Marcie Polier Swartz: Problem-Solving With Passion and Instinct

Marcie Polier Swartz approaches her philanthropy with an entrepreneur’s spirit. It comes naturally. Her father was a successful small business owner, and in 1976, when Marcie was just 22, she founded Entertainment Data, Inc., the first-ever overnight reporting of film box office grosses. She ultimately sold it to Nielsen 21 years later.

Through her giving, Marcie seeks to problem-solve by connecting the world’s needs to her passions and instincts. When Marcie and her husband, David Swartz, a CPA and managing partner of accounting firm Good Swartz Brown & Berns, LLP, sought to plan their philanthropy, Marcie happily relied on David’s expertise, which includes both his experience in finance and in serving as president of Jewish Big Brothers of Los Angeles and the Los Angeles Jewish Home. “Dave has been an active member of the community for many years,” Marcie explained. “One day he said, ‘Marcie, we need to get involved with The Foundation.’” They did so by creating a Donor Advised Fund.

By choosing to support causes that reflect her own life challenges, Marcie has been able to infuse her philanthropy with joy and healing. This includes supporting performing arts groups, caring for orphaned children in war-torn nations, and peace in the Middle East.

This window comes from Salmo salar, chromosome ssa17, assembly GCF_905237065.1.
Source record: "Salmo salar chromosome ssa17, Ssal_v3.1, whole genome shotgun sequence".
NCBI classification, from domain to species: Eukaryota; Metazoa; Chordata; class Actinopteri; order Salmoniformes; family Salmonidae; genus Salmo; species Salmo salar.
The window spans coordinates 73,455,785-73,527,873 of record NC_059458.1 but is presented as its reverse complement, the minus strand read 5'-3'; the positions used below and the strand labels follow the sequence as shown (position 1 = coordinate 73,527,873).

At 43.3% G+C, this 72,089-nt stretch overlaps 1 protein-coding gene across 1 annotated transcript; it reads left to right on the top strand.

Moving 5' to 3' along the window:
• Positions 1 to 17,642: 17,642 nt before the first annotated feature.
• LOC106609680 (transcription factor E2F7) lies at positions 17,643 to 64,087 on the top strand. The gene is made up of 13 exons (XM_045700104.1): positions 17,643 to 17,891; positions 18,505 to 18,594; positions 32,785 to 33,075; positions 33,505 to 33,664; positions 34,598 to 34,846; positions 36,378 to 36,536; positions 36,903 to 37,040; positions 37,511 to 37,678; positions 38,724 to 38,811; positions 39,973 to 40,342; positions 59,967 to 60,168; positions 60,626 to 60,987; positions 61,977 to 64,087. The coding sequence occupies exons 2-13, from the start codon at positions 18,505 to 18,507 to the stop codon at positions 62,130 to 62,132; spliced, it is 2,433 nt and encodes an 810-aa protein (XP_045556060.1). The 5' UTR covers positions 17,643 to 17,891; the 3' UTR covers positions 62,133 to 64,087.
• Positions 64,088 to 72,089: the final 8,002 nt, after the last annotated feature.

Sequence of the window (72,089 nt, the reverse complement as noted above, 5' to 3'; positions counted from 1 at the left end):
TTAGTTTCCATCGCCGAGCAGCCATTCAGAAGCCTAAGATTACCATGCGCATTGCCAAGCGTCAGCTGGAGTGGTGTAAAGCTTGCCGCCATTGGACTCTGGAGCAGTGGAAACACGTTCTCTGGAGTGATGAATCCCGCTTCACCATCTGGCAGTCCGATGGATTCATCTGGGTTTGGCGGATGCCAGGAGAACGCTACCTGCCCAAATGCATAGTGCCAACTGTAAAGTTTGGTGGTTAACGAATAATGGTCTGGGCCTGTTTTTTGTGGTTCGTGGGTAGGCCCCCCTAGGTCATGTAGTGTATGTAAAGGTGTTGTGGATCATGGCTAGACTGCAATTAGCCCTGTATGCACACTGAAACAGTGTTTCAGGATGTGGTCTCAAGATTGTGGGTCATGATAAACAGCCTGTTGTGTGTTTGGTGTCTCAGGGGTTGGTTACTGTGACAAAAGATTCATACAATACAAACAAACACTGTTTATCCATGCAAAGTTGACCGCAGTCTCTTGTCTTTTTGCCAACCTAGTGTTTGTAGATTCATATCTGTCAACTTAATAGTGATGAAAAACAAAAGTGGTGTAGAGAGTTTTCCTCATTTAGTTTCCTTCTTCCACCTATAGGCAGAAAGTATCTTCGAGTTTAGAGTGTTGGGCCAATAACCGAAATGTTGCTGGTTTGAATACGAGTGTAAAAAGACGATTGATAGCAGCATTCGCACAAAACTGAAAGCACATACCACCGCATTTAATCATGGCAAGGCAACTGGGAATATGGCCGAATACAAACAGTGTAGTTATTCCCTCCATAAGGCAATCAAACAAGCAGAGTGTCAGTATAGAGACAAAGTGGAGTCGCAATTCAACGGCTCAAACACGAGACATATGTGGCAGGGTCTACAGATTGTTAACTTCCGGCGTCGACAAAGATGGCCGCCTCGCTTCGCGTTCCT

Ultimately, this led to her creating Village for Vets, the only community support group for the Veterans Administration Greater Los Angeles Healthcare System. She saw the need for this type of organization after experiencing first-hand the challenges faced by her brother, a U.S. Navy veteran, upon his return home.

Marcie also realizes the power of philanthropy in creating a family legacy. She established a Donor Advised Fund because “I wanted my children to get involved with my philanthropy,” she shared. “I’m hoping that the legacy will really be for them.” It’s important to her that this happens through The Foundation.

As Marcie explained it, “My children will be able to work and grow with The Foundation and their professionals, and choose meaningful charitable gifts in the years to come.”